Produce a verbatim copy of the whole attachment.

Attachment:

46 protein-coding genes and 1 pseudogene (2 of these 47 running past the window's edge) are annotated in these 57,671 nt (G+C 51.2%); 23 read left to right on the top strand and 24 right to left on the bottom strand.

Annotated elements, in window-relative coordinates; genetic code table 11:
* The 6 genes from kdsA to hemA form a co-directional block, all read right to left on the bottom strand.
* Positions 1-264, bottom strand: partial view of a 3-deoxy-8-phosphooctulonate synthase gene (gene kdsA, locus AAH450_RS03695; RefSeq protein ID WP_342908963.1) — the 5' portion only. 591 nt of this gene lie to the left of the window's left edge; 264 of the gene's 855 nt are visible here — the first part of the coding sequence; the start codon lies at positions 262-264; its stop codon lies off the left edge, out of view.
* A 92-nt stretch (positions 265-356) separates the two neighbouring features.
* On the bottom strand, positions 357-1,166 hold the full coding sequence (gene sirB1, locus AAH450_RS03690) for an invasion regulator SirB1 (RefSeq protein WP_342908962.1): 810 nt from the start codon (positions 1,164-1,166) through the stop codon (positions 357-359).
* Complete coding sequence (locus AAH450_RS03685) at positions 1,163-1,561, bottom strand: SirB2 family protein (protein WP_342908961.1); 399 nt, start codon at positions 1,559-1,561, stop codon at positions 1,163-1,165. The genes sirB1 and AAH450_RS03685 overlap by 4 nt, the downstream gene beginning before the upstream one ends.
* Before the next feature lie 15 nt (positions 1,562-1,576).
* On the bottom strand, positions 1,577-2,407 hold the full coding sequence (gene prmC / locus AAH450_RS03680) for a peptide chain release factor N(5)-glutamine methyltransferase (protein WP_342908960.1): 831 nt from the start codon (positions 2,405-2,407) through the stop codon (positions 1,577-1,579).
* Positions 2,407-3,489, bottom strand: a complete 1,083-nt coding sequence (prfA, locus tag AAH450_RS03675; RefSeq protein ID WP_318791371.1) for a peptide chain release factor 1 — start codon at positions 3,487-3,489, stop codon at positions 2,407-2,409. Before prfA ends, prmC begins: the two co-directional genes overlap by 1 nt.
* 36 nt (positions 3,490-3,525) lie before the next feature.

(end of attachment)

46 protein-coding genes and 1 pseudogene (2 of these 47 running past the window's edge) are annotated in these 57,671 nt (G+C 51.2%); 23 read left to right on the top strand and 24 right to left on the bottom strand.

Annotated elements, in window-relative coordinates; genetic code table 11:
* The 6 genes from kdsA to hemA form a co-directional block, all read right to left on the bottom strand.
* Positions 1-264, bottom strand: partial view of a 3-deoxy-8-phosphooctulonate synthase gene (gene kdsA, locus AAH450_RS03695; RefSeq protein ID WP_342908963.1) — the 5' portion only. 591 nt of this gene lie to the left of the window's left edge; 264 of the gene's 855 nt are visible here — the first part of the coding sequence; the start codon lies at positions 262-264; its stop codon lies off the left edge, out of view.
* A 92-nt stretch (positions 265-356) separates the two neighbouring features.
* On the bottom strand, positions 357-1,166 hold the full coding sequence (gene sirB1, locus AAH450_RS03690) for an invasion regulator SirB1 (RefSeq protein WP_342908962.1): 810 nt from the start codon (positions 1,164-1,166) through the stop codon (positions 357-359).
* Complete coding sequence (locus AAH450_RS03685) at positions 1,163-1,561, bottom strand: SirB2 family protein (protein WP_342908961.1); 399 nt, start codon at positions 1,559-1,561, stop codon at positions 1,163-1,165. The genes sirB1 and AAH450_RS03685 overlap by 4 nt, the downstream gene beginning before the upstream one ends.
* Before the next feature lie 15 nt (positions 1,562-1,576).
* On the bottom strand, positions 1,577-2,407 hold the full coding sequence (gene prmC / locus AAH450_RS03680) for a peptide chain release factor N(5)-glutamine methyltransferase (protein WP_342908960.1): 831 nt from the start codon (positions 2,405-2,407) through the stop codon (positions 1,577-1,579).
* Positions 2,407-3,489, bottom strand: a complete 1,083-nt coding sequence (prfA, locus tag AAH450_RS03675; RefSeq protein ID WP_318791371.1) for a peptide chain release factor 1 — start codon at positions 3,487-3,489, stop codon at positions 2,407-2,409. Before prfA ends, prmC begins: the two co-directional genes overlap by 1 nt.
* 36 nt (positions 3,490-3,525) lie before the next feature.